The Great Big Too Busy Cycling Bike Blog Roundup

A sunny summer week, combined with some sort of a football tournament, meant a quietish week this week, with many people apparently too busy riding to blog except in Leeds (but then again, have you seen Leeds?) But summer also means bike events and protests so a few people dragged themselves indoors long enough to write up everything from Edinburgh's Naked(ish) bike ride and free (clothed) breakfast to Belfast's Fred Festival ride - all in the name of making cycling safer, at least if you believe in safety in numbers (discuss, tediously and at length, in the comments). More are planned - from the world's most tedious 50 miler to draw attention to the tooth-grinding experience of cycling in Newcastle, to the much more fun-sounding cycle cash mob in Palmers Green: shopping for cycle lanes. Going against the flow, CycleHack was aiming to keep some dedicated cyclists indoors on a sunny weekend long enough to thrash out some ideas for better cycling - Bikeable Jo can't believe it's come up so fast. Further afield, Minneapolis cyclists get to try a pop-up protected junction while rain doesn't stop play on a Portland pop-up popcorn plaza. Atlanta will be reclaiming a historic street for the people for two days - while in Copenhagen, people can't wait to use their new elevated bike track so they don't.

Cycling for everyone

When the weather is glorious, it's only fair that everyone should be able to cycle - including kids, with 99% of parents agreeing that cycling is important for their children. And yet even an experienced cycling mother has to go to huge lengths to make cycling with her precious baby feel anything like safe, while a close call with his seven-year-old finally convinces Simon Nurse of the value of separation - so please don't blame School Run Mum if she resorts to the car sometimes. Off road cycle routes might seem like the way to go - but not if they have been turned into impenetrable obstacle courses for all but the most conventional bikes - or force you to cross the road in dangerous places. As academics study the impact of cycling using a Seattle bike train, kids in suburban Kansas City would like to get out more but have nowhere to go. And it's not just kids - older people are driving the growth in cycling in the US. Nor should we forget the need to make our cities fit for dogs to cycle...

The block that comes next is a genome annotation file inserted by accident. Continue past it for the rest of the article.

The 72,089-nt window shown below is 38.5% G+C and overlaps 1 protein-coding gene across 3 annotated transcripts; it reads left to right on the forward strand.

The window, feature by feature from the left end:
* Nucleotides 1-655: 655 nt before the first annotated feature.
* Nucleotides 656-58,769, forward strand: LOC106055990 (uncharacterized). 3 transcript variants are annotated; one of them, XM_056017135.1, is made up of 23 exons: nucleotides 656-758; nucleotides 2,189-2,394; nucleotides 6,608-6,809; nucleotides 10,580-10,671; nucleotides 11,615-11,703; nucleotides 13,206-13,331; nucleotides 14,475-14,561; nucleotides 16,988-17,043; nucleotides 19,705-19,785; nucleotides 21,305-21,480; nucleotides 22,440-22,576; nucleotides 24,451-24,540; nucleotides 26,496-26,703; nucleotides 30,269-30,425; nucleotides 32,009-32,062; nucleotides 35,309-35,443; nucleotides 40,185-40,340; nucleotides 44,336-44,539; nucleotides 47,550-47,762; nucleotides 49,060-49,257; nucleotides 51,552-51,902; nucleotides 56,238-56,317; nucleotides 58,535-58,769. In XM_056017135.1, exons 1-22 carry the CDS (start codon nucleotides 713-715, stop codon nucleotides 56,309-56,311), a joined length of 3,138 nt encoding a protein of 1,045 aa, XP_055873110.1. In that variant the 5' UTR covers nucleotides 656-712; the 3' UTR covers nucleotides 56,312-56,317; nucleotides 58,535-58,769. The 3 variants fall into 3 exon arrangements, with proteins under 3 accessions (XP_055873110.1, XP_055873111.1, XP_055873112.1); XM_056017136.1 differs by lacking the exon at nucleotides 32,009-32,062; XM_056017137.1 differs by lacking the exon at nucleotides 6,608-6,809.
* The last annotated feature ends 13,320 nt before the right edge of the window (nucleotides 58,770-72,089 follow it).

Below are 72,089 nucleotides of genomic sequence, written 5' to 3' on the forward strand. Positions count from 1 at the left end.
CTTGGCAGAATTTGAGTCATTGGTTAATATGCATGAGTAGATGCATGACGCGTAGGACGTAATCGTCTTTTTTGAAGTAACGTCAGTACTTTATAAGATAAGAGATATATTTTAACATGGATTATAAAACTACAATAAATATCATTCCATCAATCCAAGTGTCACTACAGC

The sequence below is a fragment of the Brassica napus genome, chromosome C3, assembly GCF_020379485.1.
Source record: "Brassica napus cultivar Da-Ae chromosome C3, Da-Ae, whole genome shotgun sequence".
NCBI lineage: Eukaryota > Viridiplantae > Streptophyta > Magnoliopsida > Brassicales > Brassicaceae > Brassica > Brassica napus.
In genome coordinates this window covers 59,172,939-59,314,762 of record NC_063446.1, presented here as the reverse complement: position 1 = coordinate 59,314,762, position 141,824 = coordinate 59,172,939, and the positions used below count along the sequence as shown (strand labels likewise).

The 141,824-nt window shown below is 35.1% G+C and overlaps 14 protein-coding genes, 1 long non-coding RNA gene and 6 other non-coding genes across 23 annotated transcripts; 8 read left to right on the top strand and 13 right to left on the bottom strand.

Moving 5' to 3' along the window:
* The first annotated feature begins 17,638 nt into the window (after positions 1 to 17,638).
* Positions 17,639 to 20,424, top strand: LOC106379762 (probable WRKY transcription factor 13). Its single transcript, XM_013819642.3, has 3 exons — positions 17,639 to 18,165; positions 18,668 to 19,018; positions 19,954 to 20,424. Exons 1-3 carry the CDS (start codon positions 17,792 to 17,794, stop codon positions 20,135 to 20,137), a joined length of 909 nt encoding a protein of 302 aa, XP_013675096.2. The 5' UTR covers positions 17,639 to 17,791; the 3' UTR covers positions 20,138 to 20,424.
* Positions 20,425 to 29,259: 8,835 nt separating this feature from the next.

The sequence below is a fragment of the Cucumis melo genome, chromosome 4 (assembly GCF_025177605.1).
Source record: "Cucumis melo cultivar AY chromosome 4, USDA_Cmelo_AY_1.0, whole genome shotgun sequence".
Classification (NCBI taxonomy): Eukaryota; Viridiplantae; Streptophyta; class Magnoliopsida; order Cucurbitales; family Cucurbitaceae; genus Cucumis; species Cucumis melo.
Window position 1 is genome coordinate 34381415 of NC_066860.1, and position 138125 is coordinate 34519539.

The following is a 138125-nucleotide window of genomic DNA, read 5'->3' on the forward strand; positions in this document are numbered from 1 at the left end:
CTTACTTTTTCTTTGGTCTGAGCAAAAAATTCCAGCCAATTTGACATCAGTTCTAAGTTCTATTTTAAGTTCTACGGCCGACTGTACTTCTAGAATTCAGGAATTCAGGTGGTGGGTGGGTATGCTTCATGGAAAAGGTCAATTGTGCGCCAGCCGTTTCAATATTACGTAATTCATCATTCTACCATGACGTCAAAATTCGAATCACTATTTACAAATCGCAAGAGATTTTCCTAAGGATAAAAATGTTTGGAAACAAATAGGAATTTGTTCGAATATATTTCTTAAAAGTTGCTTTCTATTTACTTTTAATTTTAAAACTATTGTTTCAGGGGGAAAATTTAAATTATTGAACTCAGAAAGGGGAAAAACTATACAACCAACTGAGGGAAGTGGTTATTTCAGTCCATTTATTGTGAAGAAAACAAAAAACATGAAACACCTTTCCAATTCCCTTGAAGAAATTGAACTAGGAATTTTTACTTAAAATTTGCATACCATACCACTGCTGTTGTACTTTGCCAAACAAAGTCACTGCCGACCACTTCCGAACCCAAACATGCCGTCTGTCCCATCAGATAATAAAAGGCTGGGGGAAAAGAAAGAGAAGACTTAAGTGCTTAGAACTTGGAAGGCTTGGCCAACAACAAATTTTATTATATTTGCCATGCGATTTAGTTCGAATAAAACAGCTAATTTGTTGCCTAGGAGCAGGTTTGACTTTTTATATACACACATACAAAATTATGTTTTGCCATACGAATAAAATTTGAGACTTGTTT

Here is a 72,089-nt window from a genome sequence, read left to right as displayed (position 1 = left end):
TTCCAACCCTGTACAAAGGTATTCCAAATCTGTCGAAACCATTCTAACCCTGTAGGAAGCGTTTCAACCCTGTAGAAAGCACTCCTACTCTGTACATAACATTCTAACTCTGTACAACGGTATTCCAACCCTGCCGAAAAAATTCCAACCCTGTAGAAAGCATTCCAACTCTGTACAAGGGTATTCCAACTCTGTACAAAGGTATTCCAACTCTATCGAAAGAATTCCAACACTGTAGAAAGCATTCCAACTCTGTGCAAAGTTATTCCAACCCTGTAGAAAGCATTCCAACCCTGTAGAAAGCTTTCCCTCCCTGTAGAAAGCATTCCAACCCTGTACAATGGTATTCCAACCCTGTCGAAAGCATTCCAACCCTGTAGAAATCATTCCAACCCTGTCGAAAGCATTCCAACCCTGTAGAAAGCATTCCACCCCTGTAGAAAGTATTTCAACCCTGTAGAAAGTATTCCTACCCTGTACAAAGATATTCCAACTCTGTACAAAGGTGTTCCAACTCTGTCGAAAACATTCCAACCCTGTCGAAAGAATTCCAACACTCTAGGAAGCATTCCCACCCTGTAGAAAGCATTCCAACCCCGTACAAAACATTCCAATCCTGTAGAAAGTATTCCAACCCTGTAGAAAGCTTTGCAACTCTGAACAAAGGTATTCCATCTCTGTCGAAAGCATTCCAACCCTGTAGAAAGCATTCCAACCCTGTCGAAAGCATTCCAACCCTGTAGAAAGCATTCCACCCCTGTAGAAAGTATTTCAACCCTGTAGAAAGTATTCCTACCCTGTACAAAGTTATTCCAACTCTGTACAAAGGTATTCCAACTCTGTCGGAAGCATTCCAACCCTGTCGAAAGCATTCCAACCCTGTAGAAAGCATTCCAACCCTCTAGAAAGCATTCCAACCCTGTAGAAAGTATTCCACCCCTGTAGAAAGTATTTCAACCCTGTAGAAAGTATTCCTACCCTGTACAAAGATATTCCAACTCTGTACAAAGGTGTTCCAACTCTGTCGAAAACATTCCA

Consultation watch

Not all bike bloggers were out on their bikes - a dedicated few were still looking at various consultations with the Tottenham Court Road scheme attracting the most attention. Both Cyclists in the City and ibikelondon offer qualified if disappointed support, while Rachel Aldred finds she cannot and offers some alternatives. The Vole O'Speed argues that it's traffic removal and increased cycle permeability that's needed, not knee-jerk removal of gyratory systems. Elsewhere, the LCC reviews the London Cycle Safety Action Plan while Kennington People on Bikes will be reading the London Cycle Design Standards with children's needs in mind. Away from London, Cambridge responds to the A14 consultation, Cycling Dumfries finds not much to frighten the horses (or indeed protect them) in Transport Scotland's trunk road 20mph pilots, and SPT's response to the Glasgow City Centre Transport Strategy leaves Car Sick Glasgow in despair. Further afield, New Zealand's draft transport policy doesn't even support its own aspirations, while California bike organisations can't agree over protected bike ways.

As others do it

There were as usual plenty of bloggers looking at ways cities could grow cycling, from 10 easy ways to make your city more friendly to bikes (but how bad does your city have to be for roundabouts to be an improvement?) to six steps to make Portland more like Copenhagen - and six lessons for campaigners from San Francisco. The Dutch, of course, are still forging ahead, and the Dutch Cycling Embassy is being relaunched - while Montreal celebrates its 30-year head start on the rest of North America and time is getting tight for Newcastle's Cycle City Ambition Grant (and Car Sick Glasgow is simply astounded that Glasgow has won not one but two awards for cycling). Streets MN charts the steady growth of Minneapolis's bike ways while San Diego has built almost 40 miles of buffered bike lanes in a year, and is now moving on to bike tracks, as is Pittsburgh and Portland. Memphis makes a temporary road closure permanent while Auckland cycling organisations have their eye on a disused piece of motorway infrastructure - and Cycle Christchurch admires Adelaide's laneways. As Chicago tries to keep track of its growing cycle numbers, a Transport for London official makes a plea for a cycle demand forecasting handbook - perhaps looking at where place ranks among the worst cities for driving would form a good rule of thumb?

Including women